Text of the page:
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Re: Glass Cracking

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Roger Turk/Jeff Smith,
investigating defects related to custom wood windows some years ago, I recall a
similar problem where the workmen (attempting to comply to California's Title
24)
implemented an aerosol, injected foam insulation which, when misapplied, created
significant pressure between the window frame and rough opening. Not only did
the wood sashes get stuck within their frames, but glazing also cracked on a few
windows.
This is just one possible cause of unusual glass cracking.

Steven A.
Los Angeles

Jeff Smith wrote:

> Roger,
>
> You might look into Stevens comment about the insulation. I have also heard
> of people using the foam insulation around window RO's, the foam can create
> enough pressure to cause problems, good intensions gone wrong. What kind of
> windows are they, wood, vinyl, aluminum? If you find out, you try a google
> search for known problems. What kind of glass is it?
>
> jeff
>
> > -----Original Message-----
> > From: Roger Turk [mailto:73527.1356(--nospam--at)compuserve.com]
> > Sent: Saturday, August 24, 2002 8:53 AM
> > To: seaint(--nospam--at)seaint.org
> > Subject: RE: Glass Cracking
> >
> >
> > Jesse and Jeff,
> >
> > Jesse, I don't know if the glass is encapsulated (sealed) with
> > gas between
> > the two panes.  I think that it is just a double pane window with
> > the panes
> > separated by a gasket, at least that is what it looks like.
> >
> > Jeff, the perplexing (to me) part of the crack is the parabolic
> > shape.  If
> > there was racking, I would expect the crack to be diagonal, e.g.,
> > failed in
> > diagonal tension, a la concrete shear cracking.  I also don't
> > know if there
> > is a laminate applied to either pane.  The upstairs window is
> > about 3' wide
> > and 4' high; the first floor window is about 4'wide and 5' high.
> >
> > There are workmanship problems regarding windows in the house.
> > The bottom
> > sliding sash of a double hung window in a bedroom had fallen out
> > of its frame
> > and has been replaced but there is still an indication that the
> > jamb is not
> > plumb in that window --- a wider side gap at the top of the moveable sash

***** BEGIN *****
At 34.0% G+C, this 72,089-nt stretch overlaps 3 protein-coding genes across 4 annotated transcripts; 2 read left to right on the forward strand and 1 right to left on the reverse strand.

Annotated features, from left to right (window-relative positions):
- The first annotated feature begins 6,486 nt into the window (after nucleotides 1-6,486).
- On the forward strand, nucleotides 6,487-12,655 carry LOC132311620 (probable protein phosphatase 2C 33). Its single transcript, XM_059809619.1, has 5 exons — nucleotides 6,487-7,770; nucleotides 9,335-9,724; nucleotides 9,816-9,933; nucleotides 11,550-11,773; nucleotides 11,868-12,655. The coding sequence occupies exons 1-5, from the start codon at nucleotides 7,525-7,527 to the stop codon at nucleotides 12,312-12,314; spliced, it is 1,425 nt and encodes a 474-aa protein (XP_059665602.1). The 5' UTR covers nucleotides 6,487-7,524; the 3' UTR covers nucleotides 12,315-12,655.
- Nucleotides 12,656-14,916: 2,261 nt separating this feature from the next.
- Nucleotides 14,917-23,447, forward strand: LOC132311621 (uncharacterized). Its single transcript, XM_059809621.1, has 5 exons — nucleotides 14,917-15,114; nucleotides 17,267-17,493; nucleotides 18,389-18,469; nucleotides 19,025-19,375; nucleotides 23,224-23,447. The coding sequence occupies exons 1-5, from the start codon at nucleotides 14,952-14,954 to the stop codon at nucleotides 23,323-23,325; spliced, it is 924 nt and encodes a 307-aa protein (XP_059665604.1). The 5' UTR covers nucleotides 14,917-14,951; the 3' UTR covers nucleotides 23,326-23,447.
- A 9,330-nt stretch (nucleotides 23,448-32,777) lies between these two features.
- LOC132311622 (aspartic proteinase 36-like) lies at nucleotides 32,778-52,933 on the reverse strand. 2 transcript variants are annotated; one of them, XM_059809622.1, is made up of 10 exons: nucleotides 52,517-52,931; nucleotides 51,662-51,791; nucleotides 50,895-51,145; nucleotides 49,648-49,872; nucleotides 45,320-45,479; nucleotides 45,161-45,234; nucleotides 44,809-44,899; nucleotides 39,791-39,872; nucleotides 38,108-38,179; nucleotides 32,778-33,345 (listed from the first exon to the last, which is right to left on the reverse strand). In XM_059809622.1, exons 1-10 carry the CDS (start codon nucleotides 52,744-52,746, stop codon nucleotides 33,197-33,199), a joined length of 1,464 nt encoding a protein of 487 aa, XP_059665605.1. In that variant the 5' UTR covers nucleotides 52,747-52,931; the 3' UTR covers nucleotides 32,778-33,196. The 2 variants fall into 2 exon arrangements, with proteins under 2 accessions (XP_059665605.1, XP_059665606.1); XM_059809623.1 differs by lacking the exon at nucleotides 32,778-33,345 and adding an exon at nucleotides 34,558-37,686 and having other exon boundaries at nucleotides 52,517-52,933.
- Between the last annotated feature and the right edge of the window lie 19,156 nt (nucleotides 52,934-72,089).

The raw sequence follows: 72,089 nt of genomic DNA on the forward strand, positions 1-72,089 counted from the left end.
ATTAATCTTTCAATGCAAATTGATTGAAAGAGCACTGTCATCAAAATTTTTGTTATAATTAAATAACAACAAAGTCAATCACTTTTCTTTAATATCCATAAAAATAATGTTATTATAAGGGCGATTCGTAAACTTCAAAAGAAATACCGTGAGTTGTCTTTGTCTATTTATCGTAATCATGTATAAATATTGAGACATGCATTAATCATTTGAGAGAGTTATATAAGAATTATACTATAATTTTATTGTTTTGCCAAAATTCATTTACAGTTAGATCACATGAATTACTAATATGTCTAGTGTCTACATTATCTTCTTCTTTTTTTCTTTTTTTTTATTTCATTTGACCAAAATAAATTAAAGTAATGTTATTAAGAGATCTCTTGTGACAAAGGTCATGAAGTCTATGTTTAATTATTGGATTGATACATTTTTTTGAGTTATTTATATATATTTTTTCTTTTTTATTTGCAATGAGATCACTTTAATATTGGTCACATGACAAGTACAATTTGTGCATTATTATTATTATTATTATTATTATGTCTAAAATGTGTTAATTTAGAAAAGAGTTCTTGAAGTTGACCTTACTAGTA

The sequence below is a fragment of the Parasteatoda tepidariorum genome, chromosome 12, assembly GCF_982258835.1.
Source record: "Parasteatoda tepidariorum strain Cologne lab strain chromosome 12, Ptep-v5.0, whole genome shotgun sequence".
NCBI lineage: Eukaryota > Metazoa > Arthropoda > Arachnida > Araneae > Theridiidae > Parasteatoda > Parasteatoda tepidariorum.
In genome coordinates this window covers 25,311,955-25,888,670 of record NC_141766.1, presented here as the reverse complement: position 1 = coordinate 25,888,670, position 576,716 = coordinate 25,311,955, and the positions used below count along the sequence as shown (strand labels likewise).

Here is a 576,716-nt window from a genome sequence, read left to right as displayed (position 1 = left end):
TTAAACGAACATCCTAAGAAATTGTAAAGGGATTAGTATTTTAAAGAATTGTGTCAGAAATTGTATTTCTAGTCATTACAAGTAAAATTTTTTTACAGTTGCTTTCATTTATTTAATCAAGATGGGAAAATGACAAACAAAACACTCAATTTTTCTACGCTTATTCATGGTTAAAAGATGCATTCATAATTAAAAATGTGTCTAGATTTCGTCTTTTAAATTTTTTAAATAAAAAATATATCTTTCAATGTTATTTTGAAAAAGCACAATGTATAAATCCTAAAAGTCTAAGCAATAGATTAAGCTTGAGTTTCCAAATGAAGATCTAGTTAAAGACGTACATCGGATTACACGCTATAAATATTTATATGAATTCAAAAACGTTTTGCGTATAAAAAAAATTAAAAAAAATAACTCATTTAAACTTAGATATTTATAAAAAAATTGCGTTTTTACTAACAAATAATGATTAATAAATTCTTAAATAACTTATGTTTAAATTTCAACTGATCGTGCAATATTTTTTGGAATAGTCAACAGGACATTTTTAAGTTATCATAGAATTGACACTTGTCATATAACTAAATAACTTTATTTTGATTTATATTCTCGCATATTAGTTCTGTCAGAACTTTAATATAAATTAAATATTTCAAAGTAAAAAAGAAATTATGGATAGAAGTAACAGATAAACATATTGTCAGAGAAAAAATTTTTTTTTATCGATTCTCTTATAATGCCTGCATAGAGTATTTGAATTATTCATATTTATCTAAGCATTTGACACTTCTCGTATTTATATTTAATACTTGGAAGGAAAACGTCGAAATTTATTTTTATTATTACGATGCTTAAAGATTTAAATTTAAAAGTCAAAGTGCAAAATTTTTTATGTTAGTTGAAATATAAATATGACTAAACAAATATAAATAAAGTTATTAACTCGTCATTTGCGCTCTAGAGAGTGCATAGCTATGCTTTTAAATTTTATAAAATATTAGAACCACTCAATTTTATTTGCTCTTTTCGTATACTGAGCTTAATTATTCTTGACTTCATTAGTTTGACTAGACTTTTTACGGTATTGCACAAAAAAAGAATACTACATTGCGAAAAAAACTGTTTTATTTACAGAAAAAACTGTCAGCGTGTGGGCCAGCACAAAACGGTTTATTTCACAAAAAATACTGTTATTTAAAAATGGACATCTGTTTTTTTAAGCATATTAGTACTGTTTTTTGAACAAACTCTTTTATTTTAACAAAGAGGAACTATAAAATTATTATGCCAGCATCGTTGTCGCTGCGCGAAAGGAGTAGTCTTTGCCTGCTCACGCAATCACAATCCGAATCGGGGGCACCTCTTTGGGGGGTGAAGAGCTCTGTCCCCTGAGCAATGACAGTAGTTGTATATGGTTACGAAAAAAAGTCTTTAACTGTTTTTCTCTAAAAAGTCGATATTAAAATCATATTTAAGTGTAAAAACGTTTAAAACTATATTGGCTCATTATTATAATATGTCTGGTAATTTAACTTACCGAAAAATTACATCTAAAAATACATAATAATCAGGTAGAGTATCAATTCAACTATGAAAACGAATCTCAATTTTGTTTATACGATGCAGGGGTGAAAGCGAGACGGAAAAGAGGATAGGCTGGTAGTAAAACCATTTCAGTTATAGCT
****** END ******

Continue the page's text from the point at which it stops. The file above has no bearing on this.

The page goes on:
> > than at the bottom.
> >
> > The homeowners, who are not the original owners, fortunately were able to
> > obtain copies of the county's approved plans just before the plans were
> > scheduled for destruction and are trying to get additional
> > information on the
> > construction of the house.  I have made only an initial inspection of the
> > house and don't know how far the homeowners want me to go with the
> > investigation, or even if they want me to continue with an
> > investigation.  If
> > I do continue, your comments will be considered.
> >
> > Thanks for your comments, an I welcome any other thoughts, comments, or
> > suggestions from the knowledgeable people on this list.
> >
> > A. Roger Turk, P.E.(Structural)
> > Tucson, Arizona
> >
> > Jesse D. Moore wrote:
> >
> > . > Could it be gas expansion between the panes?
> >
> > and Jeff Smith wrote:
> >
> > . > How big are the window and are the headers supporting floor
> > and roof load,
> > . > are there point loads over the windows? Any recent impact
> > loads? You said
> > . > no signs of distress, maybe do a water level survey, check all doors
> > . > windows and cabinets for square/plumb. when was the house
> > last painted has
> > . > there ever been any leaking i.e. shrink swell cycles? You may need to
> > . > remove the trim to see how it was installed. Check for equal
> > diagonals of
> > . > the window opening for racking. I am sure you have thought of numerous
> > . > possibilities:
> >
> > . > header deflection
> > . > wood shrinkage
> > . > maybe they were installed too tight with no shim space for the rough
> > . > opening.
> > . > some windows have receiving channels for deflection space and racking
> >
> > . > Jeff
> >
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